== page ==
Week’s milestones. Kalynivka fire, twists and turns in Rada, and test of education
The explosions at the artillery depots in Kalynivka resulted in an unexpected political resonance. Parliamentarians in their non-plenary week are desperate to attract public attention to their personas. PM Groysman continues to promise a significant economic improvement. The new law on education came into force and now requires protection.
Explosions at the huge artillery depots in Kalynivka provoked a dialectical reaction in Ukrainian society. It's not about the weird comments hinting at the "salute in honor of Poroshenko’s birthday," it's about much more serious issues. On the one hand, it is worth emphasizing the coherent response by state authorities and volunteers who did not allow any human victims in an unexpected technogenic catastrophe. On the other hand, there is a political aftermath of the explosions, which triggered a well-coordinated attack by Interior Minister Arsen Avakov's comrades-in-arms against the chief of the General Staff, Viktor Muzhenko. The latter issue causes outright bewilderment and regret. If a number of Ukrainian politicians have forgotten that Ukraine is continuing its hybrid confrontation with Russia, they should recall that among the Russian hybrid war’s instruments is the internal destabilization in Ukraine.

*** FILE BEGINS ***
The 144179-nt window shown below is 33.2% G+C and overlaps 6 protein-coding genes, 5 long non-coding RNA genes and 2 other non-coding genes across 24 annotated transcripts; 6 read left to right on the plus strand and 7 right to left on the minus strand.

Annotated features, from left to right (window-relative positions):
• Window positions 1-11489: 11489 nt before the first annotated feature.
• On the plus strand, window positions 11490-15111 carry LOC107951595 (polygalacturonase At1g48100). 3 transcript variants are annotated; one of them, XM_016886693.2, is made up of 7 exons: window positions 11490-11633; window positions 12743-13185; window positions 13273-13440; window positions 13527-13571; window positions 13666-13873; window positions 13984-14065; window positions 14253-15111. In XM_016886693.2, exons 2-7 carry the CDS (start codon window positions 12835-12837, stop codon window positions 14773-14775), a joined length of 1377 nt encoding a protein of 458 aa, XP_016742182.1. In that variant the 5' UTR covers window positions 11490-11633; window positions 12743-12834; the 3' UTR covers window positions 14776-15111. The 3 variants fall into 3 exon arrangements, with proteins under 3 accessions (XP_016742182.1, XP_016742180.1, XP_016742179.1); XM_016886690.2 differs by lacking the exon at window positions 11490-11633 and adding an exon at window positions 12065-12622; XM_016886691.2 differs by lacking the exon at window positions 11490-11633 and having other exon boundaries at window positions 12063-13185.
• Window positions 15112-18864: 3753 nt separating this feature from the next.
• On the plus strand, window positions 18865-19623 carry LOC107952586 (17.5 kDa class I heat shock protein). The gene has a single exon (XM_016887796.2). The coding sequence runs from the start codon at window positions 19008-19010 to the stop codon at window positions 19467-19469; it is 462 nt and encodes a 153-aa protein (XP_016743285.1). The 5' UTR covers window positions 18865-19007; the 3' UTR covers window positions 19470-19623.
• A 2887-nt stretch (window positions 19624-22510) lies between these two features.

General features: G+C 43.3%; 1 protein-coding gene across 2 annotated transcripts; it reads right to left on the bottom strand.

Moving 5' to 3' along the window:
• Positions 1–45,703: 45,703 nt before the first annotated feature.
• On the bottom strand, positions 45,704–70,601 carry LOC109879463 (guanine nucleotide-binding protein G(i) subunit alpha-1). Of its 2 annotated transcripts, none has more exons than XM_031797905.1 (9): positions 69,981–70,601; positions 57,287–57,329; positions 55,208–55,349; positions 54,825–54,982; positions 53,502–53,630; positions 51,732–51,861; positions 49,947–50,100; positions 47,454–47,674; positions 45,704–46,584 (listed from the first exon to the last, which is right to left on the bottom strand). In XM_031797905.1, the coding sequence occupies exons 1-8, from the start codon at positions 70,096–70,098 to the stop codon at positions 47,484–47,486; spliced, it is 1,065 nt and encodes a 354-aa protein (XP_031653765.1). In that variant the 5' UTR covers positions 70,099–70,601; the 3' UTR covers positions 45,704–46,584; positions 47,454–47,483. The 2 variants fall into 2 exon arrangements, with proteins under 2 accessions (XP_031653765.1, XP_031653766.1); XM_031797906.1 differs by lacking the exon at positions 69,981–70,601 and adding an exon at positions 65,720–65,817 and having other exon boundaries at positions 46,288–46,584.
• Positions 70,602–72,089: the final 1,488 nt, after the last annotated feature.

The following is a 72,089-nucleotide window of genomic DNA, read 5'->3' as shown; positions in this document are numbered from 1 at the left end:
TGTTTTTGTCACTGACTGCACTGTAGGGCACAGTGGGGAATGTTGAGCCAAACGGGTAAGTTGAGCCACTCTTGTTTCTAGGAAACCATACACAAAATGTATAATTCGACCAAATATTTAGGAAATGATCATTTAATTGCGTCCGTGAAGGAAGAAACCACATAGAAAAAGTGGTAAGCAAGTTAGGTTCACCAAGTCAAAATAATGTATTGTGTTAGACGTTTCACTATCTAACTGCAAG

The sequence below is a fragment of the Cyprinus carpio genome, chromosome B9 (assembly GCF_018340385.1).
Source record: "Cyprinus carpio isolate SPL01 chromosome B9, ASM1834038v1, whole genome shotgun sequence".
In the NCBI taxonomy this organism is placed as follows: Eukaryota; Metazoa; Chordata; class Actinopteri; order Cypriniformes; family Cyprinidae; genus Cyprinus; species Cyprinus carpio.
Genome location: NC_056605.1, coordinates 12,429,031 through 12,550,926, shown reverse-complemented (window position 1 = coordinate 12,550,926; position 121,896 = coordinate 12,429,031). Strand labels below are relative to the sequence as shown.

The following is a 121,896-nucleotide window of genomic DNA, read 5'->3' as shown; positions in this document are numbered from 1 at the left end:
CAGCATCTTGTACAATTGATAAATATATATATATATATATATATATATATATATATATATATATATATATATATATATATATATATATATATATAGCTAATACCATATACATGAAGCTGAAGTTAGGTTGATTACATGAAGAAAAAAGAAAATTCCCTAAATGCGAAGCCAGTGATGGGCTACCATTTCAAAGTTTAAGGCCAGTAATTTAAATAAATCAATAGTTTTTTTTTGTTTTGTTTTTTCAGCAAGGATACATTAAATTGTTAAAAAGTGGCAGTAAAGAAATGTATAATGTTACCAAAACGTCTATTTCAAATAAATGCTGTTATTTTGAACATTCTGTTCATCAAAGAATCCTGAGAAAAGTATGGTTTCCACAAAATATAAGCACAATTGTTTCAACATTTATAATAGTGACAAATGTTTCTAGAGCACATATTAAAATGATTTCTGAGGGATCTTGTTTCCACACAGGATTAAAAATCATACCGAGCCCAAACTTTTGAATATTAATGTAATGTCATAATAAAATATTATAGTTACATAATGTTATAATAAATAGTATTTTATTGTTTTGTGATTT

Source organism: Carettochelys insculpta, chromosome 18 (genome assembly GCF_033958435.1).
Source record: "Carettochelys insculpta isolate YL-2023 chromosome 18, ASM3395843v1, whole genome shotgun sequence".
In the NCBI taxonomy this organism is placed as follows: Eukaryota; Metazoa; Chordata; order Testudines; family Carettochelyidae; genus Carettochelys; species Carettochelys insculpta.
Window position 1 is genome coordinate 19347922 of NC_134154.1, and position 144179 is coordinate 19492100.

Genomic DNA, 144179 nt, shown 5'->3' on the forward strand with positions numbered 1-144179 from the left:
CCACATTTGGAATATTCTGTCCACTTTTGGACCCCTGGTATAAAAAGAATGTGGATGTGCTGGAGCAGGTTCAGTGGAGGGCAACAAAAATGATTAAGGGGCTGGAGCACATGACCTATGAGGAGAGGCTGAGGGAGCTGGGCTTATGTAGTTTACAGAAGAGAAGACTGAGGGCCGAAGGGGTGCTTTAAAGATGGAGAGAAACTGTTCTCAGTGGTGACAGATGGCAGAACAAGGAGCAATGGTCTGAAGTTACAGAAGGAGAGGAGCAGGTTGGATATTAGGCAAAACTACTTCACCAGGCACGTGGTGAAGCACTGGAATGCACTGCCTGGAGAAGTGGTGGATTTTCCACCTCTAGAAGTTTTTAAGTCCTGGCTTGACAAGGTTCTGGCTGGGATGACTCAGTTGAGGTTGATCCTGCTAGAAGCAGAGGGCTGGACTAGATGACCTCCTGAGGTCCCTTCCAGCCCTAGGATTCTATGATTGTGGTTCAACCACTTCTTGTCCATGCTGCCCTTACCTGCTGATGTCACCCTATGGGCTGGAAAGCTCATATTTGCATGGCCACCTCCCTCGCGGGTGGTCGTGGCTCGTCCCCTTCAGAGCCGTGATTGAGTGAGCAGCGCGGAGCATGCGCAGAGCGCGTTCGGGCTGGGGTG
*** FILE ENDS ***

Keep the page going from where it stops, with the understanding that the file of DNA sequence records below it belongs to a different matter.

It is interesting to note that the legislators during their non-plenary week made every effort to attract attention to themselves. Speaker Andriy Parubiy offered that the public not recall the number of sessions closed early and the parliament’s overall poor efficiency. Yulia Tymoshenko managed to eschew the "ban" on her access to TV coverage, which seems to be existing only in her imagination. It seems that Lady U persistently searches for new platforms to channel her stressed cheerfulness to her potential voters.
The president and prime minister took turns in refuting the many assumptions about certain disagreements between them. Petro Poroshenko during his Ivano-Frankivsk visit stressed that the most terrible times in the Ukrainian economy were already behind. Volodymyr Groysman said that he was preparing a "budget of economic development", where top priority will be the issues of defense, security, support of the agri-industrial complex and farming, and stimulation of small and medium-sized businesses. It will be interesting to see whether parliamentarians will resist the temptation of a new offensive against a simplified taxation system, which the head of state warned them against in early September. Besides, it is interesting to see whether $1.7 billion already confiscated from Viktor Yanukovych, according to Yuriy Lutsenko, (it seems that this is not all the assets of the former president) will help the Ukrainian coffers? Moreover, we are yet to find out whether common sense prevails over corporate interests during the adoption of the country's budget.
Today we are witnessing that rare case when the recently adopted and enacted law on education needs the most effective protection on the part of authorities. It is not enough to submit it for the assessment by the Venice Commission. It requires coordinated efforts by the legislative and executive authorities as well as the president in order not just to protect the norms of the new legislation but to show that Ukraine is able to conduct a dialogue with its partners. This is not formally required by the Ukraine-EU Association Agreement but these skills are required by Ukraine’s European and Euro-Atlantic integration, to which Kyiv says is committed.